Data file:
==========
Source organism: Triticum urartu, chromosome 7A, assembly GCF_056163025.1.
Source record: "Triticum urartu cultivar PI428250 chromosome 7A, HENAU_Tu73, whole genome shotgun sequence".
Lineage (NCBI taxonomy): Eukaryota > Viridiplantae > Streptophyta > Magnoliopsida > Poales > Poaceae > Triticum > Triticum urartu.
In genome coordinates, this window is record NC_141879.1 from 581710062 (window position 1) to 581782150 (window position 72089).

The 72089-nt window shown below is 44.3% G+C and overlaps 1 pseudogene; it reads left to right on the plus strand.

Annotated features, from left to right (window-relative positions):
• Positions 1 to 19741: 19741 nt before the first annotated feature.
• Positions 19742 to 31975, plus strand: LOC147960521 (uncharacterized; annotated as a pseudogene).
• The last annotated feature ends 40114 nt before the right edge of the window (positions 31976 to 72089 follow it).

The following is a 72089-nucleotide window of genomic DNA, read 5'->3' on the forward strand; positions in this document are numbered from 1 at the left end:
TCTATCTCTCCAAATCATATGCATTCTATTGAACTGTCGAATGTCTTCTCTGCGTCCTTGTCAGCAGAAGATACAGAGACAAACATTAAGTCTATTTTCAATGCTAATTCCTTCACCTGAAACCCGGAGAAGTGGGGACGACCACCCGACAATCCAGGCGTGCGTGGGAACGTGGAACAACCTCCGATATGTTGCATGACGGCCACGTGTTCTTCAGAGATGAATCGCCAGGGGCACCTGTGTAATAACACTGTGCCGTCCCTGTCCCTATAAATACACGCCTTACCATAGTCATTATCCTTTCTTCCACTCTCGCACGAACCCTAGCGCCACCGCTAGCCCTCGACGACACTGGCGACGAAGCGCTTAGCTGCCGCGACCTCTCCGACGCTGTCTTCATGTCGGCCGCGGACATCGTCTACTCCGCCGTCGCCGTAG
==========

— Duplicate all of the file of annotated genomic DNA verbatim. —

Source organism: Triticum urartu, chromosome 7A, assembly GCF_056163025.1.
Source record: "Triticum urartu cultivar PI428250 chromosome 7A, HENAU_Tu73, whole genome shotgun sequence".
Lineage (NCBI taxonomy): Eukaryota > Viridiplantae > Streptophyta > Magnoliopsida > Poales > Poaceae > Triticum > Triticum urartu.
In genome coordinates, this window is record NC_141879.1 from 581710062 (window position 1) to 581782150 (window position 72089).

The 72089-nt window shown below is 44.3% G+C and overlaps 1 pseudogene; it reads left to right on the plus strand.

Annotated features, from left to right (window-relative positions):
• Positions 1 to 19741: 19741 nt before the first annotated feature.
• Positions 19742 to 31975, plus strand: LOC147960521 (uncharacterized; annotated as a pseudogene).
• The last annotated feature ends 40114 nt before the right edge of the window (positions 31976 to 72089 follow it).

The following is a 72089-nucleotide window of genomic DNA, read 5'->3' on the forward strand; positions in this document are numbered from 1 at the left end:
TCTATCTCTCCAAATCATATGCATTCTATTGAACTGTCGAATGTCTTCTCTGCGTCCTTGTCAGCAGAAGATACAGAGACAAACATTAAGTCTATTTTCAATGCTAATTCCTTCACCTGAAACCCGGAGAAGTGGGGACGACCACCCGACAATCCAGGCGTGCGTGGGAACGTGGAACAACCTCCGATATGTTGCATGACGGCCACGTGTTCTTCAGAGATGAATCGCCAGGGGCACCTGTGTAATAACACTGTGCCGTCCCTGTCCCTATAAATACACGCCTTACCATAGTCATTATCCTTTCTTCCACTCTCGCACGAACCCTAGCGCCACCGCTAGCCCTCGACGACACTGGCGACGAAGCGCTTAGCTGCCGCGACCTCTCCGACGCTGTCTTCATGTCGGCCGCGGACATCGTCTACTCCGCCGTCGCCGTAG